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The Tome of Decay (2014), p6-9 — Nurgle

"Rejoice, children! Your Father brings you hope in your darkest hour. Let those who would accept his gifts come forth and receive the blessings of the Lord of Decay. Cast away your crutches and doubts. Put aside beliefs in a false master who fills your hearts with lies, sorrow, and regrets. Embrace instead the glorious gifts of rot and decay. Revel in the beauty of putrescence and be reborn a living symbol of perseverance."
— The Daemon Prince Gal'furth, addressing the diseased inhabitants of the conquered city of Kulis VII

In every corner of a cold and uncaring galaxy, billions die each day. Wars consume entire systems, drowning civilisations in the blood of their own people. Conceit and avarice drain populations of their riches and their futures for the benefit of a few. Broken promises, deceit, and betrayal topple regimes, sacrificing the lives of those who served them so that the twisted plans of new rulers can come to fruition. In the wake of such tragedies, suffering, and misery, pain and disease touch the minds and bodies of the survivors and cause them to despair. These are the truths of existence in the mortal realm, and the breath that speaks these truths is the same breath that gives life to the malevolent inhabitants of another domain - the Realm of Chaos.

Of all the malign influences foisted upon the mortal realm, only one can be said to genuinely carry with it that singular commodity unlike any other in a bleak and forlorn existence - hope. Only the gifts of Nurgle, the Plaguefather, offer their recipients the chance to become greater in the face of unavoidable diminishment. Through Nurgle and his rancid visitations, a soul can find renewed purpose and the will to raise its face to the heavens, stare back into the void of dissolution and reclaim a life worth living. Endings are new beginnings, and Nurgle offers both in abundance.

Final Entry, Journal of Confessor Alehir Ghent

There, carved into the wood of the pew, in the chapel of the Emperor's creed it was. The mark. Three endless circles. Death. Decay. Rebirth. Horrid, inescapable, eternal. The wretched truth of existence laid bare in three small circles, cut into rotting wood with rusted nail.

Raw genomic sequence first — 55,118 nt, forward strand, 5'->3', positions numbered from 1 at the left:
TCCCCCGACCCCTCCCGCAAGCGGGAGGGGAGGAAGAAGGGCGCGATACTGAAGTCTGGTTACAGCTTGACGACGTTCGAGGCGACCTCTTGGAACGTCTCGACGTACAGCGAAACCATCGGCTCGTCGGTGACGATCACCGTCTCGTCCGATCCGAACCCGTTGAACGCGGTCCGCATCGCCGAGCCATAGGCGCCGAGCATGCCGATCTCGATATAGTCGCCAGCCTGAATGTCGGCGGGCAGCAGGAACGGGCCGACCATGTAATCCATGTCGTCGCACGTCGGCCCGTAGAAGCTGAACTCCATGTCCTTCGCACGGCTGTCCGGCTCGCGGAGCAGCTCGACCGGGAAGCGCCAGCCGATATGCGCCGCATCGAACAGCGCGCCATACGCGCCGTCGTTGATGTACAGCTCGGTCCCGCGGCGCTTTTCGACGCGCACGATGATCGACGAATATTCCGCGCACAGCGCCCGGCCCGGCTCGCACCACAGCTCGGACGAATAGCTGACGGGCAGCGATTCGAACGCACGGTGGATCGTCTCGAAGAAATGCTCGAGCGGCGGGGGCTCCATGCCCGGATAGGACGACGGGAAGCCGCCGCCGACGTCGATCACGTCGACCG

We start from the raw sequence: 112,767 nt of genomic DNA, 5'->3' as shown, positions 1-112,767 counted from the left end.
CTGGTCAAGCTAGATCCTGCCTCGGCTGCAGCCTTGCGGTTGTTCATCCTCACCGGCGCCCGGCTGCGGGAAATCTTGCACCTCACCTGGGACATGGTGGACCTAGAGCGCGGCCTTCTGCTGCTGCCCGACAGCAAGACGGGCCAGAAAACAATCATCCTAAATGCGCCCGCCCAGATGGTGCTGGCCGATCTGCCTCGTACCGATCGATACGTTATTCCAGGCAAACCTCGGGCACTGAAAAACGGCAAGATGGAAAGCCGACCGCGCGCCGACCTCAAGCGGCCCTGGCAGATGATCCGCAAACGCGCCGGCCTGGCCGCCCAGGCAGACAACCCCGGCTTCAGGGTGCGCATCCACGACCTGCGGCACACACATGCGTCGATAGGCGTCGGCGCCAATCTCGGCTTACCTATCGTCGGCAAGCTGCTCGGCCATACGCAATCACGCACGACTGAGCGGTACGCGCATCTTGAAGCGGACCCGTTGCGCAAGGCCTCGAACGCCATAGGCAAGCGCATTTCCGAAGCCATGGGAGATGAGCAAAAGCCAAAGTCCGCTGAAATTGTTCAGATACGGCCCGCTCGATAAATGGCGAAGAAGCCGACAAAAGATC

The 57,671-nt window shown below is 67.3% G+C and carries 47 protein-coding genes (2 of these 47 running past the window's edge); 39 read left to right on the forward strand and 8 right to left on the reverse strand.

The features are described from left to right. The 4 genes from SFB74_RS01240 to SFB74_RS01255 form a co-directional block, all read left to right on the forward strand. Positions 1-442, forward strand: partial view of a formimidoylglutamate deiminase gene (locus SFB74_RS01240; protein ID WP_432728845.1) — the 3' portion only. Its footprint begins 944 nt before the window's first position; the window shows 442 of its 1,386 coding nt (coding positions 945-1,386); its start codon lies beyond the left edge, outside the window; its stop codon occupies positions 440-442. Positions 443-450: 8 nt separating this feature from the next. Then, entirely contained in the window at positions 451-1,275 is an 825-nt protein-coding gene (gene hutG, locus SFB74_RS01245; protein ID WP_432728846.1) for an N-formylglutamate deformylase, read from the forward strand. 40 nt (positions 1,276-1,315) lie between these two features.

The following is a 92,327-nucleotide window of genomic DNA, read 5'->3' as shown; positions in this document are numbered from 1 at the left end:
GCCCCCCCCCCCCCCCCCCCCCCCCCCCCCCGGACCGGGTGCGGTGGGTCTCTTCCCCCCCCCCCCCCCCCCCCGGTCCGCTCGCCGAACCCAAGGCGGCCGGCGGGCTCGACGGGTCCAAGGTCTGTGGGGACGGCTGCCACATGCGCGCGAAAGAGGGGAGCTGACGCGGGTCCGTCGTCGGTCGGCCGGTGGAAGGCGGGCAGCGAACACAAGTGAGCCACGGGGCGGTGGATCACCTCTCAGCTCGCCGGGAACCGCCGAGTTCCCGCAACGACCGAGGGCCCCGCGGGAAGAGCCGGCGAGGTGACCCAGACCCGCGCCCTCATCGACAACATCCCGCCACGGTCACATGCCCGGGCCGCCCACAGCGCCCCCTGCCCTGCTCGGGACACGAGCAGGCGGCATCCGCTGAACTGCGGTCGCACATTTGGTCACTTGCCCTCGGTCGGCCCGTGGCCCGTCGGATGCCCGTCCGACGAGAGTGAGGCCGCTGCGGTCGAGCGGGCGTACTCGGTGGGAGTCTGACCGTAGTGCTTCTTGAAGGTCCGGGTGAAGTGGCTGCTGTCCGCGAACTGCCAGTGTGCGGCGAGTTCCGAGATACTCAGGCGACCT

Of the acolytes who saw it, only I persist still. The others struggled against the spreading rot, and they succumbed. Oh, our master ordered the church burned, the city cleansed, the world quarantined, but it was far too late. The rot had taken hold, and now all that remained was to accept it. Only I saw that reality, that inevitability. The others died, choked by flies, their flesh sloughing from their bodies, their bones made the meal of worms.

But I persisted. And then I saw the path. The symbol on that now-dead world showed me. To the Vortex it beckons...

Inevitable Decay

"Entropy is all-consuming, fed by all struggles against it. Thus, even to hope is to despair. So despair, and in your desperation, find purpose."
— Zlans the Wracked, Speaker of Rot

There is nothing in all of creation that does not decay. No civilisation forever endures the machinations of its rivals. No king survives the plotting of his enemies. No life avoids decay. Not even the False Emperor, with all his deluded sacrificial supplicants and thousands of attending Tech-Priests, will elude the ravages of time and his eventual demise. The question is what happens when the end comes. Nurgle is the answer to that question.

Each inevitable ending brings with it an equally certain start to something new. When a Catachan Spiker traps and consumes a careless Guardsman, the life of the soldier ends and a new Spiker grows. Rotted flesh that sloughs from the arm of a diseased underhive ganger is left in the sewers to feed the plague-rats that scrape out a miserable existence in those dark, maggot-filled tunnels. Even a Rogue Trader whose contract is terminated must seek out new avenues for commerce. There is no ending that does not result in the hope of renewal.

It is because of this inescapable fact of life that Nurgle is known to many as the Lord of All, for there is nothing that transpires anywhere that does not serve his ends. Truly there is no being, no action or outcome that does not further Nurgle's aims. In truth, Nurgle could simply sit back and wait for the universe to unfold according to his design. He is not content, however, to wait. He has too much energy, too much enthusiasm for his work to just sit idly by. From deep within his manse he brews contagion, both physical plagues and virulent ideas, that he and his followers then unleash upon the mortal realm. He welcomes the resistance of those who attempt to deny him, for each time they erect defences against his advances, he learns new ways to circumvent the opposition. Each cure breeds a newer, more powerful disease. Every victory for his enemies is pyrrhic, coming at a cost so great that it leaves the defenders open to the tender predations of Nurgle's ever-evolving poxes. This is the nature of Nurgle. Resistance is self-defeating. Change is a delay, nothing more. Running and denial only buy time at a cost of suffering, and time has no meaning in the Realm of Chaos.